It’s all UK TR – EASY!

Visit Crochet Dynamite (always awesome) for the pattern.

2014/31 – Bridal garter using elastic with crochet – pattern translation

This is sexy, don’t you think? It’s really sweet and looks like it will hook up quickly. The designer has also shown us how to use elastic with crochet, a useful tip. You could use this pattern as a basis for making other items like scrunchies.

It uses:

sc – UK DC.

hdc – UK HTR

tc aka tr – UK DTR


Visit Cre8tionCrochet for this and many other lovely patterns.

2014/24 Another lovely from our friend Jane Burns

The very clever Jane Burns has just emailed us about some quick and cute bear ears! She’s attached them to hair clips so they can just be worn by themselves, as well as with fancy dress. How cute are they?! Think of the possibilities!

Pattern in UK terms here.

2014/22 St Patrick’s Day headband – very quick free pattern!

I came up with this while making a St Patrick’s Day hat, hence the hook and yarn in the photo 😛 This quick headband could take you an hour or two at most.IMG_20140315_130847

Front post triple crochet tutorial video HERE from Crochet Geek. Please note that it’s in US terms – double crochet – but in UK terms this is a TR.

Bobble stitch tutorial video HERE at 2 mins 43 by epicabundance. Again, this is in US terms so she refers to UK TR as double crochet.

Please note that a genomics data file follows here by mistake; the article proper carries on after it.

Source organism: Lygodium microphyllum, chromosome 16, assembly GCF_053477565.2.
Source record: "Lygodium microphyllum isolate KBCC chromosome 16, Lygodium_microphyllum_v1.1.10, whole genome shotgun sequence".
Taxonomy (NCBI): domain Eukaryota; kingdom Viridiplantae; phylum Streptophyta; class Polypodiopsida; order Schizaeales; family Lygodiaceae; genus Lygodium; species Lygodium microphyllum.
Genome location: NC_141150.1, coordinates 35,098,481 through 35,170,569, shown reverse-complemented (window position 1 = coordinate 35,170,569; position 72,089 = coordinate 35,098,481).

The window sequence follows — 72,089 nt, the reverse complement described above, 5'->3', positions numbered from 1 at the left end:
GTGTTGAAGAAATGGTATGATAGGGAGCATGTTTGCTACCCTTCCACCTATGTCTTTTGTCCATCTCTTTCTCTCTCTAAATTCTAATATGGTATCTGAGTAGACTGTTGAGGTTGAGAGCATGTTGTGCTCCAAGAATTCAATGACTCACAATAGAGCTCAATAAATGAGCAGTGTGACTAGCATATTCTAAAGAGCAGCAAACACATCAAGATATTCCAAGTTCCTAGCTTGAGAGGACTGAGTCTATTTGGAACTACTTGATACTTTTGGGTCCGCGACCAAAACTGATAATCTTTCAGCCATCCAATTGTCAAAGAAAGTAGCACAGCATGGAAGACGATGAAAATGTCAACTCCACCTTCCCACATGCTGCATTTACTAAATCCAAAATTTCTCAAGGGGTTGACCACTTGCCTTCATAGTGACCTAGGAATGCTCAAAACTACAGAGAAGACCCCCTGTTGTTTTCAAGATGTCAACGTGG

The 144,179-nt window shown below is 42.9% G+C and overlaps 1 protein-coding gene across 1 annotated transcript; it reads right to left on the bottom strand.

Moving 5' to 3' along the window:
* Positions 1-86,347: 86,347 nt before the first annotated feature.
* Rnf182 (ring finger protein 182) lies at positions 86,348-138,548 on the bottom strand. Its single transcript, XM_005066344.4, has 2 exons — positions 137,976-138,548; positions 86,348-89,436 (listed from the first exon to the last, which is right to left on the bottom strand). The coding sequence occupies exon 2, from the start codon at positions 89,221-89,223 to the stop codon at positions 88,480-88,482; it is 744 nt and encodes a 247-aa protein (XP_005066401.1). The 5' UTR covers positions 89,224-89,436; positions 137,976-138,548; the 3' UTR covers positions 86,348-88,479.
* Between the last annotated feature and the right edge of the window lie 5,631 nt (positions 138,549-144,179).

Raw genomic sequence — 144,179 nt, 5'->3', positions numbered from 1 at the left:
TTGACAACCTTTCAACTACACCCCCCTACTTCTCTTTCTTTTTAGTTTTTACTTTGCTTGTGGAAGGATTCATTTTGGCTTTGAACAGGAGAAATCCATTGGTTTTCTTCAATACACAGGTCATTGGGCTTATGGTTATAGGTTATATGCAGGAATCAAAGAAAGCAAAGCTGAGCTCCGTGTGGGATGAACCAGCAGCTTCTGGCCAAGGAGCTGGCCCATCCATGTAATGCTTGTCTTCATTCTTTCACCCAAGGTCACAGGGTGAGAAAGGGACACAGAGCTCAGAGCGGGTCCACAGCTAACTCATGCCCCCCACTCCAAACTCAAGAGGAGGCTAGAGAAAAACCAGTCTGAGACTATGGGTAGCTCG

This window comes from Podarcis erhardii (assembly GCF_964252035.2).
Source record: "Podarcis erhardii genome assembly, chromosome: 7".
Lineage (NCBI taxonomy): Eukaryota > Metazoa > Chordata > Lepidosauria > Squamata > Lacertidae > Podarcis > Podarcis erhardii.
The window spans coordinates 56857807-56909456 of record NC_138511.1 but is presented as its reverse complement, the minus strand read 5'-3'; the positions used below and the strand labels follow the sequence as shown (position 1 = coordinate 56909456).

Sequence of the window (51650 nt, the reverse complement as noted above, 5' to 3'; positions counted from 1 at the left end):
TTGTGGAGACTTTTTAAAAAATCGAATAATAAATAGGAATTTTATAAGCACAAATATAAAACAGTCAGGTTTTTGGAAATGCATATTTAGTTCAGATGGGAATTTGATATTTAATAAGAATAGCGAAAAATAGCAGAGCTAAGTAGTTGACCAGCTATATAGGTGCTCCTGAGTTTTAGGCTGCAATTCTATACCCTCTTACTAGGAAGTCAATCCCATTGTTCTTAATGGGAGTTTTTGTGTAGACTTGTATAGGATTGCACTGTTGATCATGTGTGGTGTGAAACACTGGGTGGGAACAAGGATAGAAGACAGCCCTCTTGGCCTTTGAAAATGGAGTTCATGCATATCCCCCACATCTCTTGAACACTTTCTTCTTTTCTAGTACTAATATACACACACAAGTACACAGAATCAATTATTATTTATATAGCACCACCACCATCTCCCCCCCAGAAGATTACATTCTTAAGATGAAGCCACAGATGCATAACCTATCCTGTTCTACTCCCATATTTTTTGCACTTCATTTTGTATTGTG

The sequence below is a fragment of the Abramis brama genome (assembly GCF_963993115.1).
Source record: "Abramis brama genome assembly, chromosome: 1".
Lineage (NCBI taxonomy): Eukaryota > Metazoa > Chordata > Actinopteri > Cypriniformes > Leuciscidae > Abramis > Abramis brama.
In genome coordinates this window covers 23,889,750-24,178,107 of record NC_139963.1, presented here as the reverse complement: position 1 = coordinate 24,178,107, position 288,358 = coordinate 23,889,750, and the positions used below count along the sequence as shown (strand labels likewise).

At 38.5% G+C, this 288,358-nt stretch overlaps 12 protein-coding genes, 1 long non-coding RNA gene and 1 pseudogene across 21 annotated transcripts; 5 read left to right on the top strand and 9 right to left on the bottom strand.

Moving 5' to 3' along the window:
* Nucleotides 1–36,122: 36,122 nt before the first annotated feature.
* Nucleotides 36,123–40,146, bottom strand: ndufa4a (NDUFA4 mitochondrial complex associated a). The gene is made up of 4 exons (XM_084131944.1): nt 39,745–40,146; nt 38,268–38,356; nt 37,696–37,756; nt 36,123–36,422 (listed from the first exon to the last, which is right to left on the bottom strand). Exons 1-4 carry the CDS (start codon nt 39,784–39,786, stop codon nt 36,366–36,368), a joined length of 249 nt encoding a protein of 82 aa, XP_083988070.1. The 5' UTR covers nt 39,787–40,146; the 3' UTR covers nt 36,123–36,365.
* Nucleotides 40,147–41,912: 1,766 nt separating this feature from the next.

Start with green yarn and a chain of 66 or as many as you need to go around the head. Make sure that your chain isn’t twisted and join with a slip stitch into the first chain.

Round 1: Chain 1. Double crochet (US sc) into the next stitch and all the way around.

Round 2: Chain 1. Front post triple crochet into the next stitch and all the way around.

Round 3: Chain 1. Triple crochet (not fp) into the next 4 stitches. Change colour to gold yarn and bobble stitch into stitch 5. *Triple crochet into the next 4 stitches and then bobble stitch in gold*. Repeat from * to * all the way around.

Round 4: TR all the way around.

Round 5 – 7: Repeat round 2.

Round 8: Repeat round 3.

Round 9: Repeat round 4.

Round 10: Repeat round 2.

Round 11: Dc all the way around. Fasten off. Sew in ends.

And voila!